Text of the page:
A new paper published in Quaternary Research by Emerson College professor Wyatt Oswald and Harvard Forest director David Foster describes changes in climate and ecosystems in southern New England over the last 3,000 years. The researchers analyzed pollen and spores in a lake-sediment core from Little Pond in the town of Bolton, Massachusetts, and found evidence for three periods of extended drought during this interval.
Each year, the annual meeting of the Ecological Society of America brings together tens of thousands of scientists to share research results. At the 2011 meeting in Austin, Texas, Harvard Forest research was featured in 25 different talks and posters. An alumnus of the Harvard Forest Summer Research Program (2006-2007), Alex Ireland, won the Edward S. Deevey Award for best graduate student presentation in paleoecology.
Alex Ireland, a 2006 and 2007 alumnus of the Harvard Forest Summer Research Program, recently published a paper with former Harvard Forest mentors Wyatt Oswald and David Foster. Alex is now a PhD candidate in Earth and Environmental Sciences at Lehigh University.
This winter, a new January Term course will be offered at Harvard Forest: Reading the New England Landscape: Conservation and human impacts on the past, present, and future. This highly interdisciplinary and hands-on course will explore modern-day connections between humans and the natural environment through the lens of long-term landscape change. Inquiry will focus on the historical and archival records and ongoing, long-term experiments of the Harvard Forest, Harvard's center for ecology and conservation in Petersham, Massachusetts.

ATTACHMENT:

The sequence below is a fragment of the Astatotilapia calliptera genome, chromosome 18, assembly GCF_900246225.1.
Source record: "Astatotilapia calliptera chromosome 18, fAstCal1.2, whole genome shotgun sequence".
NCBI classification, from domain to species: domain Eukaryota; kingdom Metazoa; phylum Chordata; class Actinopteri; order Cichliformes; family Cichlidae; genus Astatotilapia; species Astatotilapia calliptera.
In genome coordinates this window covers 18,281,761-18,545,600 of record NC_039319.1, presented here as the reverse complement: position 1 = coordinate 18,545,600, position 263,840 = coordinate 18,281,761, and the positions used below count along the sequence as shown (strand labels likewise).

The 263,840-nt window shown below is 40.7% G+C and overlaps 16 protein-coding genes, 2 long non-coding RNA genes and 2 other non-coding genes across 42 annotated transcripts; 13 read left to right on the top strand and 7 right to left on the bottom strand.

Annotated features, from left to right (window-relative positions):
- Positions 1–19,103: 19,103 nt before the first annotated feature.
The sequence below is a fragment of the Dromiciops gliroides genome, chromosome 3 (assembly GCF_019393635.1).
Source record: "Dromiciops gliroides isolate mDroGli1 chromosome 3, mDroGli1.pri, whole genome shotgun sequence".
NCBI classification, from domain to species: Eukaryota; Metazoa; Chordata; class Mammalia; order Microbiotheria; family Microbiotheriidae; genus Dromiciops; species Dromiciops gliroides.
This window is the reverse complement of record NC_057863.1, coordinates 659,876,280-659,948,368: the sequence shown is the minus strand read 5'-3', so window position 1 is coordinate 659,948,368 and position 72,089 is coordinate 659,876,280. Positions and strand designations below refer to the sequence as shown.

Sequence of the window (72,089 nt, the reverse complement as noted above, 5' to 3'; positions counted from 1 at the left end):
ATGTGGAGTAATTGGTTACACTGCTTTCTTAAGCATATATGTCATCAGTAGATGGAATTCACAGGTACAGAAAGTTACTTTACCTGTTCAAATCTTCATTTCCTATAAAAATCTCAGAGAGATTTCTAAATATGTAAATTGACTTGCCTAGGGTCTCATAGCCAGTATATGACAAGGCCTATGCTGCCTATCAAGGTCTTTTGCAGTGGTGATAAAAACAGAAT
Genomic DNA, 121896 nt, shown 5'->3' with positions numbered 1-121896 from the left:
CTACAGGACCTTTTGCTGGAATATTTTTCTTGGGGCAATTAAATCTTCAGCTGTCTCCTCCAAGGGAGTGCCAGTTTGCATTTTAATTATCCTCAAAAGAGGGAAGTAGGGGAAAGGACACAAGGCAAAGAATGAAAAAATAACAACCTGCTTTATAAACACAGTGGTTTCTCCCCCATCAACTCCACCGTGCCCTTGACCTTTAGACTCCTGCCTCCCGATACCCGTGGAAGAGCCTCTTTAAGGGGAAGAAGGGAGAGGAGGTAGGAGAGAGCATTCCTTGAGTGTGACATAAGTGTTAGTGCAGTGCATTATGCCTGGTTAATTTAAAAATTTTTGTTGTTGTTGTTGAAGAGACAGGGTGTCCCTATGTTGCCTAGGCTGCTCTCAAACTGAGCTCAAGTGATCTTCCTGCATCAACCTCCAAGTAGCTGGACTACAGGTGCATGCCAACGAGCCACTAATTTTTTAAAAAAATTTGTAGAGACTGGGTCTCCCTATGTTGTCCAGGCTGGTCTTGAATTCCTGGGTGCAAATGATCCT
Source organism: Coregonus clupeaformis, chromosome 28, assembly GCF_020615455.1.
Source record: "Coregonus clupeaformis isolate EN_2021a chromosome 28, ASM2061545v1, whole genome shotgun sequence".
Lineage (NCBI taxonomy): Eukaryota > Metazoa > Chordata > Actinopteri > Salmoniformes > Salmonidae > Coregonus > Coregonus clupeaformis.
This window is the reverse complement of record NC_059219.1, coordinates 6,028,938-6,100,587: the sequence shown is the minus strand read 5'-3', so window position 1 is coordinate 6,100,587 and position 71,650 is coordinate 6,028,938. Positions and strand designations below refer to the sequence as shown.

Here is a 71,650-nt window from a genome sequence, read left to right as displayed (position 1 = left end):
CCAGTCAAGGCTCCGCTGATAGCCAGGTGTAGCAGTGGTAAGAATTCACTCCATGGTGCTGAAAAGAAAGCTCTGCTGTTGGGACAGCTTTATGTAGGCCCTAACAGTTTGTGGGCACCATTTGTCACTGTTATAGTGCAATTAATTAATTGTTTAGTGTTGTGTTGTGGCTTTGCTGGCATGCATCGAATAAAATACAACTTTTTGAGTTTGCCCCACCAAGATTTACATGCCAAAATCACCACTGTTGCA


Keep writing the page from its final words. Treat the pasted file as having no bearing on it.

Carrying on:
A sediment record from Wildwood Lake, Long Island, New York provides insight into past environmental and ecological changes in the northeastern US. Analyses of pollen, charcoal, and organic content reveal the history of climatic variations, fire, and pitch pine-scrub oak woodlands over the last 10,000 years.
33 Summer REU students presented findings from their research projects at a Symposium in the Fisher Museum. Several students had continued large-scale research projects that have been operating for many years at Harvard Forest. Others helped with experiments that were in their first year, but that are expected to continue long into the future. These students learned a lot about the value of collecting baseline data so that future researchers will be able to detect changes in their plots. Still other projects addressed more computational and technological advances in the field of ecology.
Five thousand years ago, New England forests experienced a tumultuous upheaval. Across the region's interior an abrupt and massive decline of hemlock occurred, and the dominant tree was replaced by hardwood species. Simultaneously, on Cape Cod and the Islands, oak experienced heavy mortality and was replaced by beech. The driver of these coincident changes was a warming climate and periods of severe drought. How did other species and people respond? How did the forests recover from these events?
Records of past environmental variability provide insights into how ecosystems respond to climate change. In a study published in the Journal of Quaternary Science, Harvard Forest researchers Wyatt Oswald, David Foster, Elaine Doughty, and Ed Faison analyze a lake-sediment record from southwestern Connecticut to reconstruct changes in climate, hydrology, and vegetation at the beginning and end of the Younger Dryas event (13,000-11,600 years ago). Pollen and sedimentary evidence suggest that the New England climate became warmer and drier at the onset of the Holocene.
The Department of Energy's National Center for Climate Change Research has awarded $160,000 to Harvard Forest Senior Ecologist Aaron Ellison and Postdoctoral Fellow Matt Fitzpatrick for a two-year study to develop models that forecast changes in the distribution and abundance of tree species in eastern North American forests under historic and future climate change.